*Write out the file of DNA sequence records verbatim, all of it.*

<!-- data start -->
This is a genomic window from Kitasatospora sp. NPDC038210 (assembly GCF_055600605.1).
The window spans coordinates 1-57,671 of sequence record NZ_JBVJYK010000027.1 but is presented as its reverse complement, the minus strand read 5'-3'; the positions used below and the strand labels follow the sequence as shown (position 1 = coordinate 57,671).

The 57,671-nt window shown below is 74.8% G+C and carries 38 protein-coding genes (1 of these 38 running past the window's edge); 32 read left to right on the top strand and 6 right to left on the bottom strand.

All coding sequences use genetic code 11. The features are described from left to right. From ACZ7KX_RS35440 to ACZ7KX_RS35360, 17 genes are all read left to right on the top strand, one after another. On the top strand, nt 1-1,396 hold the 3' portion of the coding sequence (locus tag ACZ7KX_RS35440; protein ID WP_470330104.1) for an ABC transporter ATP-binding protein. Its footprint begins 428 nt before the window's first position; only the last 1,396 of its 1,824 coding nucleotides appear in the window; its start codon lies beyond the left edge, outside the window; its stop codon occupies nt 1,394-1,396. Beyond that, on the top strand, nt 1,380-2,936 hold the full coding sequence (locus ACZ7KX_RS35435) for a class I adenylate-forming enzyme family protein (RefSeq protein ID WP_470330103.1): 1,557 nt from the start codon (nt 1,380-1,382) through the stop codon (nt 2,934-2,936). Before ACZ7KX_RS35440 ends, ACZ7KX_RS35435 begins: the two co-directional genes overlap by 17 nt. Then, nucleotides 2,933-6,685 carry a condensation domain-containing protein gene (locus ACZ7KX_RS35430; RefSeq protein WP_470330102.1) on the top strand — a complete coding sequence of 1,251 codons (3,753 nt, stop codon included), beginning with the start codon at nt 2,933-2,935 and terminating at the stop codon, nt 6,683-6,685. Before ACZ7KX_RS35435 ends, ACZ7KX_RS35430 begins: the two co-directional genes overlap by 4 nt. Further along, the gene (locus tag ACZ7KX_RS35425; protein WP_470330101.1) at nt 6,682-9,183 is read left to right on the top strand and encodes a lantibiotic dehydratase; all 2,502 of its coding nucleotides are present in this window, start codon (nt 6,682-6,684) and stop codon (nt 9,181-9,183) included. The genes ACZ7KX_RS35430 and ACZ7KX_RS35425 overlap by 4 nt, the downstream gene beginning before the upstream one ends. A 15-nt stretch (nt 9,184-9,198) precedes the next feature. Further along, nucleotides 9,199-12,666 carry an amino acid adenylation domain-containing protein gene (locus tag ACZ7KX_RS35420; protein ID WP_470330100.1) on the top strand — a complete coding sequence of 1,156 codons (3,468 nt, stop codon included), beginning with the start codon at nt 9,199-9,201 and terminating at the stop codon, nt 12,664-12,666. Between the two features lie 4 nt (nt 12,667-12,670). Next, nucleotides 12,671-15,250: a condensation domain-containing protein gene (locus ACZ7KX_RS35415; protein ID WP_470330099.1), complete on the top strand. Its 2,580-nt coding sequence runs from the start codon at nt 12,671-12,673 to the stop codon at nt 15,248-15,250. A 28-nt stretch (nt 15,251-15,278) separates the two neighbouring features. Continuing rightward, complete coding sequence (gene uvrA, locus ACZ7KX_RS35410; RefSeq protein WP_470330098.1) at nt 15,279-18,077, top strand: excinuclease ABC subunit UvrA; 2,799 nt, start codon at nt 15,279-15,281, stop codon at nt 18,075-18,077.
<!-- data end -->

This is a genomic window from Kitasatospora sp. NPDC038210 (assembly GCF_055600605.1).
The window spans coordinates 1-57,671 of sequence record NZ_JBVJYK010000027.1 but is presented as its reverse complement, the minus strand read 5'-3'; the positions used below and the strand labels follow the sequence as shown (position 1 = coordinate 57,671).

The 57,671-nt window shown below is 74.8% G+C and carries 38 protein-coding genes (1 of these 38 running past the window's edge); 32 read left to right on the top strand and 6 right to left on the bottom strand.

All coding sequences use genetic code 11. The features are described from left to right. From ACZ7KX_RS35440 to ACZ7KX_RS35360, 17 genes are all read left to right on the top strand, one after another. On the top strand, nt 1-1,396 hold the 3' portion of the coding sequence (locus tag ACZ7KX_RS35440; protein ID WP_470330104.1) for an ABC transporter ATP-binding protein. Its footprint begins 428 nt before the window's first position; only the last 1,396 of its 1,824 coding nucleotides appear in the window; its start codon lies beyond the left edge, outside the window; its stop codon occupies nt 1,394-1,396. Beyond that, on the top strand, nt 1,380-2,936 hold the full coding sequence (locus ACZ7KX_RS35435) for a class I adenylate-forming enzyme family protein (RefSeq protein ID WP_470330103.1): 1,557 nt from the start codon (nt 1,380-1,382) through the stop codon (nt 2,934-2,936). Before ACZ7KX_RS35440 ends, ACZ7KX_RS35435 begins: the two co-directional genes overlap by 17 nt. Then, nucleotides 2,933-6,685 carry a condensation domain-containing protein gene (locus ACZ7KX_RS35430; RefSeq protein WP_470330102.1) on the top strand — a complete coding sequence of 1,251 codons (3,753 nt, stop codon included), beginning with the start codon at nt 2,933-2,935 and terminating at the stop codon, nt 6,683-6,685. Before ACZ7KX_RS35435 ends, ACZ7KX_RS35430 begins: the two co-directional genes overlap by 4 nt. Further along, the gene (locus tag ACZ7KX_RS35425; protein WP_470330101.1) at nt 6,682-9,183 is read left to right on the top strand and encodes a lantibiotic dehydratase; all 2,502 of its coding nucleotides are present in this window, start codon (nt 6,682-6,684) and stop codon (nt 9,181-9,183) included. The genes ACZ7KX_RS35430 and ACZ7KX_RS35425 overlap by 4 nt, the downstream gene beginning before the upstream one ends. A 15-nt stretch (nt 9,184-9,198) precedes the next feature. Further along, nucleotides 9,199-12,666 carry an amino acid adenylation domain-containing protein gene (locus tag ACZ7KX_RS35420; protein ID WP_470330100.1) on the top strand — a complete coding sequence of 1,156 codons (3,468 nt, stop codon included), beginning with the start codon at nt 9,199-9,201 and terminating at the stop codon, nt 12,664-12,666. Between the two features lie 4 nt (nt 12,667-12,670). Next, nucleotides 12,671-15,250: a condensation domain-containing protein gene (locus ACZ7KX_RS35415; protein ID WP_470330099.1), complete on the top strand. Its 2,580-nt coding sequence runs from the start codon at nt 12,671-12,673 to the stop codon at nt 15,248-15,250. A 28-nt stretch (nt 15,251-15,278) separates the two neighbouring features. Continuing rightward, complete coding sequence (gene uvrA, locus ACZ7KX_RS35410; RefSeq protein WP_470330098.1) at nt 15,279-18,077, top strand: excinuclease ABC subunit UvrA; 2,799 nt, start codon at nt 15,279-15,281, stop codon at nt 18,075-18,077.